Wednesday, June 28, 2006

Palestine at the World Peace Forum ­ A Lesson in How to Stand Your Ground

Vancouver's World Peace Forum [www.worldpeaceforum.ca] comes to a close today. While it has been impossible to attend even a fraction of the 300 events, for many of us the Palestine forum on Monday night was the event that could not be missed. The WPF has weathered and survived many vicious attacks for allegedly being a "hatefest", [Vancouver Sun, Wednesday, June 21, 2006] ironically because of the position the WPF took in regards to international law - i.e. organizations could not participate in the Peace Forum if they were advocates of policies, [war, occupation, apartheid, etc] that violated international law. This left out Zionist organisations whose stated policy is to be advocates for Israel and its policies of occupation, apartheid and assassination.

This was not an easy position for the WPF to take, and it only arrived at this after a very long process in which the local Anti-War Movement and the Palestine Solidarity Movement demanded this principled stand of the WPF organizers. But it was all worth it on Monday night when we filled our large venue and in pin drop silence the crowd heard 3 powerful women tell their heart-breaking stories of the occupation.

The speakers were:

- Miryam Rashid, Interim Director of the Middle East Program of the American Friends Service Committee ­ Chicago, lived in the occupied West Bank for 5 years during the first Intifada. She was involved with Palestinian-Israeli peace negotiations from 1998 to 2000, and sees peace as inseparable from recognition of Palestinian human rights.

- Nurit Peled-Elhanan, an Israeli education professor at Hebrew University lost her daughter in a suicide bombing, and has turned her grief into a tireless quest for justice: the end of the Israeli occupation which she considers the root cause of her daughter's death, including the elimination of racism in Israeli education.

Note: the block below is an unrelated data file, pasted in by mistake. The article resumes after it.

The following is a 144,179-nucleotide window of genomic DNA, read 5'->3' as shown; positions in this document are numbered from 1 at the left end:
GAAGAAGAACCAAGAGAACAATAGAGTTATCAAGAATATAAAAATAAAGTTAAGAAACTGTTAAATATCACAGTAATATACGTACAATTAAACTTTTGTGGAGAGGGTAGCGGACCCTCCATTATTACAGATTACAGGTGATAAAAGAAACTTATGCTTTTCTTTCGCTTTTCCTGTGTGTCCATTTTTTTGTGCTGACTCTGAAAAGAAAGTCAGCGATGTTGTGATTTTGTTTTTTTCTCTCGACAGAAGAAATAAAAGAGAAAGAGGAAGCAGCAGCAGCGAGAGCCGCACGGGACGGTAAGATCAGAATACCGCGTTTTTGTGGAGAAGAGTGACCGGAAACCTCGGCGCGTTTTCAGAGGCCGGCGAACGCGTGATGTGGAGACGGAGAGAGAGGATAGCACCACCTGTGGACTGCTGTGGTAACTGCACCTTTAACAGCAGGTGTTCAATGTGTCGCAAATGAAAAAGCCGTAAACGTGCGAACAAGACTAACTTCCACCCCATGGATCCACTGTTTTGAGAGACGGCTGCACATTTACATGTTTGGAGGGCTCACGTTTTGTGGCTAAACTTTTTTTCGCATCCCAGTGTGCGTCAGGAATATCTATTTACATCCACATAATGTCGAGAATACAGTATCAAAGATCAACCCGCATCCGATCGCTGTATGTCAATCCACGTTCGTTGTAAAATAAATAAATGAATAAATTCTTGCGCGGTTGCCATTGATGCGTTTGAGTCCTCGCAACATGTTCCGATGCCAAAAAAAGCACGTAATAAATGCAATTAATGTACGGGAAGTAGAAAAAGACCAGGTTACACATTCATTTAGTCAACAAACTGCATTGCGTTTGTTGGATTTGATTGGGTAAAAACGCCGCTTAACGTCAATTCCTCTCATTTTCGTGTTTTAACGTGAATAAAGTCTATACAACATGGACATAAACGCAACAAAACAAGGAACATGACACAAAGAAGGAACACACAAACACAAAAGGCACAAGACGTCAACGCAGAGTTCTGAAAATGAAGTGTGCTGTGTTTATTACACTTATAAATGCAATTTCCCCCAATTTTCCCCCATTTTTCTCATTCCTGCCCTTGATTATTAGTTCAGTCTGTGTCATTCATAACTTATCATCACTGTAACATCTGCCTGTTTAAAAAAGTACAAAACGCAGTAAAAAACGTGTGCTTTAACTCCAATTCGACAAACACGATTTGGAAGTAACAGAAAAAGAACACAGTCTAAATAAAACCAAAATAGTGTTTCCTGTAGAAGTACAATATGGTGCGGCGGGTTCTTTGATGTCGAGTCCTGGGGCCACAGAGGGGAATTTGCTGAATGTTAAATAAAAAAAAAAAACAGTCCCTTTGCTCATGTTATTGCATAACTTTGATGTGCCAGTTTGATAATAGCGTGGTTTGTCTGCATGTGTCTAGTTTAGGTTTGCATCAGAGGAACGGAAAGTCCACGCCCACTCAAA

- Cindy Corrie's daughter Rachel was killed by an Israeli soldier driving a bulldozer as she non-violently protested the demolition of a Palestinian home. Cindy Corrie continues Rachel's pursuit of sustainable peace, one rooted in justice for all.

Later that night those of us who organized the event gathered in celebration with the speakers. Social justice activism can be a dreary business consisting of endless and tedious grunt work. In this line of work, there aren't too many immediately perceivable victories. Those of us who do it are in it for the long haul, knowing that we may not live to see the justice and equality that we are working for. But occasionally, we have nights like that one where we see glimpses of what the world would look like if justice prevailed over oppression, and if truth prevailed over greed.

This experience has reminded my heart that there is no injustice, no oppressive power, no matter how well funded and well marketed it is, that can forever withstand the force of reasoned, principled and committed activism.

May we all live to see many more successes and to see a free and democratic Palestine in our lifetime.

The webcast of the event is now available for download at http://www.workingtv.com/26jun06mideast-wpf.html

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